This is the question that was asked during a gender-based violence (GBV) round table discussion held at Ebukhosini Training Centre in Mamelodi township in Tshwane, Gauteng on 30 April 2021. The majority of the group were men.
This scene played out in an emotion-charged room filled with community leaders – all seeking answers to questions that have plagued communities for years. Lingering in the air was one word: WHY?
Ranyaka team member, Andile Wah! Mafa, addresses the group with host, Pastor Mahlangu on the left
The host, Pastor Penuel Mahlangu, introduced the purpose of the discussions, namely that this diverse group of people were present in the room to adopt a holistic approach towards tackling issues around GBV in Mamelodi. “I want us to have an honest conversation as men about why men are not doing enough to protect our women and children? Why are the police not standing up for men who are being abused? Why are there no solutions?” said Mahlangu.
Engaging in the discussion to find answers to some of these questions were church leaders, representatives from the South African Police Service (SAPS), local councillors, traditional leaders and representatives from community organisations dealing with GBV-related matters.
Before the event, pastor Mahlangu conducted a survey where 100 men were asked to participate in answering questions related to GBV. These included questions such as ‘Why do men abuse women?’ To this, 19% of men said they blamed women for their lack of respect towards them, whilst another 19% attributed their abusive behaviour to stress and depression. Another 10% pointed to substance abuse as a cause for men’s violent behaviour towards women.
“The honesty in the answers given by some of these men is refreshing, yet unnerving considering the reasons given for what they thought was the reason why men abuse women. It is not a surprise, but it’s sad that this is what is happening out there,” says survey conductor, Vusi Kokela.
When asked what they thought could be the solution in addressing some of the challenges around GBV, 27% said that more dialogues and discussions involving men should be held in every community. 21% leaned more towards consistent and ongoing GBV awareness and educational programmes in schools, while 10% suggested harsher sentences against perpetrators, like the death penalty.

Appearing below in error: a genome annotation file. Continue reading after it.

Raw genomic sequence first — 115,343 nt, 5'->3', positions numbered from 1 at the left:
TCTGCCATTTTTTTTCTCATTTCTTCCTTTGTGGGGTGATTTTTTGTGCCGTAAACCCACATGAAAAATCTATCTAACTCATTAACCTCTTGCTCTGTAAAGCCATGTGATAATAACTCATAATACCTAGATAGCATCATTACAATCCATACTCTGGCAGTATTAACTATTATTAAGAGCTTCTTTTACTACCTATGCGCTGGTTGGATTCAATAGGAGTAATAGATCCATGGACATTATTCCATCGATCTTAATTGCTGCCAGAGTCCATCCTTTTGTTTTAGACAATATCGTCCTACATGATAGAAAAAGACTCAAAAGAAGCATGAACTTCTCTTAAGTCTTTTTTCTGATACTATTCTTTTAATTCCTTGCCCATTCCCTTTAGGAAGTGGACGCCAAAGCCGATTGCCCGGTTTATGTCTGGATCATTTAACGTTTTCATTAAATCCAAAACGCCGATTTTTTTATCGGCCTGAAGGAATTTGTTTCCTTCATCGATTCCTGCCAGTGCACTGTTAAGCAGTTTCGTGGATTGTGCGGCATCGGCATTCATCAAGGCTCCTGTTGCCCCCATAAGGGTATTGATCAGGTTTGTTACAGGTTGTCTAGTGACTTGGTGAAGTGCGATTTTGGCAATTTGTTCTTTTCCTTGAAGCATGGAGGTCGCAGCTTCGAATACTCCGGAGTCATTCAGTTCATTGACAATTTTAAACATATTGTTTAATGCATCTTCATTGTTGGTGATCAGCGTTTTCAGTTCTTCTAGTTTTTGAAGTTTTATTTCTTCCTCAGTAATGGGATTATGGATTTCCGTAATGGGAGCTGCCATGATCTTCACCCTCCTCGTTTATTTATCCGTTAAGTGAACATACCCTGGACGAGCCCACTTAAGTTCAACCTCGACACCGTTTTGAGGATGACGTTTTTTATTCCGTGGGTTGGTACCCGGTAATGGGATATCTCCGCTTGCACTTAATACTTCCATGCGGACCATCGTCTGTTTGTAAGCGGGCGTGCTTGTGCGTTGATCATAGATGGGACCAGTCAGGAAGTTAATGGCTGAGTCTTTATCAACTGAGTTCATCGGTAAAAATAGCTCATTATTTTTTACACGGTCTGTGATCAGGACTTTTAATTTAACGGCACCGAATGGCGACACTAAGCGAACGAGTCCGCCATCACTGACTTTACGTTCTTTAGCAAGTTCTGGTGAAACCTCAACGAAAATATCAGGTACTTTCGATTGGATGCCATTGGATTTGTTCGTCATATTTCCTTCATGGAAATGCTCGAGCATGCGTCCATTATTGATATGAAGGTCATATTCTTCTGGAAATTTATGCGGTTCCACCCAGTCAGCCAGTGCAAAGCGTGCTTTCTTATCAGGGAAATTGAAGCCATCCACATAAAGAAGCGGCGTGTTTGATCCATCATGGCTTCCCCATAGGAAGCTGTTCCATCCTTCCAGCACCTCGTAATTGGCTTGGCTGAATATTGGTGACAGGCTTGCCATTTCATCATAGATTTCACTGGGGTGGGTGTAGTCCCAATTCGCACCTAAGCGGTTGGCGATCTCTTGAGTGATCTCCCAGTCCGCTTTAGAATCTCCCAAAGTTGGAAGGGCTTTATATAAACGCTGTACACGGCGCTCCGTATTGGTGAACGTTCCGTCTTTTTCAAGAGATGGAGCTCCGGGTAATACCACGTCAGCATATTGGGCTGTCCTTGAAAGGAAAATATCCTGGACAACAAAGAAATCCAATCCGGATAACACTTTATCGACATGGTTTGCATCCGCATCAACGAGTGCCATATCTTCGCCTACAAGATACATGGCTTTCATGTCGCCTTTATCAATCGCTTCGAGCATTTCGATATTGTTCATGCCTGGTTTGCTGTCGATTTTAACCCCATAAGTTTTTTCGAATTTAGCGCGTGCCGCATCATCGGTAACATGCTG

Echoing the same sentiments from the floor, the audience added that education about GBV should start at home and then spread out to schools, the broader community and the workplace. Some participants touched on the spiritual element that they felt also needed to be addressed. “Parents need to take the responsibility of educating their children about such issues and they themselves also need to be empowered so that they can rightfully shape the minds of their children,” said one of the attendees during the open discussion.
Warrant Officer Mohlala from the Mamelodi-East police station spoke about the measures that SAPS has taken to ensure that the fight against GBV is given the attention that it deserves. “We have the SAPS GBV van that makes frequent rounds in the community to make residents aware that there is help nearby should they need it. We also have a private office in the station where victims can report their cases and we go out of our way to make sure that it’s a safe and judgment-free space for them,” he said.
Warrant Officer Mohlala addressed the group on the role of SAPS
Also present to show her support and pledge her commitment to advocating for the rights of women and girls; as well as promoting education around issues of GBV, was Miss South Africa semi-finalist, Lebogang Hlakola. Lebogang touched on the lack of psychological support that men receive in dealing with their mental struggles and overcoming the cycle of abuse. “I think we as a society are not doing enough to empower men. We are not addressing the issue from the root level,” she said.
The Mamelodi GBV brigade (below) demonstrated a survey app that they have created that consists of questions designed to obtain an in-depth understanding of the root causes of GBV, especially towards the LGBTQ community. “The LGBTQ residents in our community do not feel safe and welcomed anymore. We need to do better as people to treat everyone equally with respect and to protect each other and to educate our kids about GBV,” said Lebogang.
Moving forward, Pastor Mahlangu (below) urged the community to act as consultants for all organisations focusing on fighting GBV to come together and create a centre in the community that will act as a central point for information relating to GBV. “The centre will not only provide information, but training and counselling for victims and family members affected by these issues. There is a lot that needs to be done and it will not be fixed by one or two meetings. We need to pledge our commitment, that we will come together on a regular basis, to engage on existing GBV projects and how we can get involved.”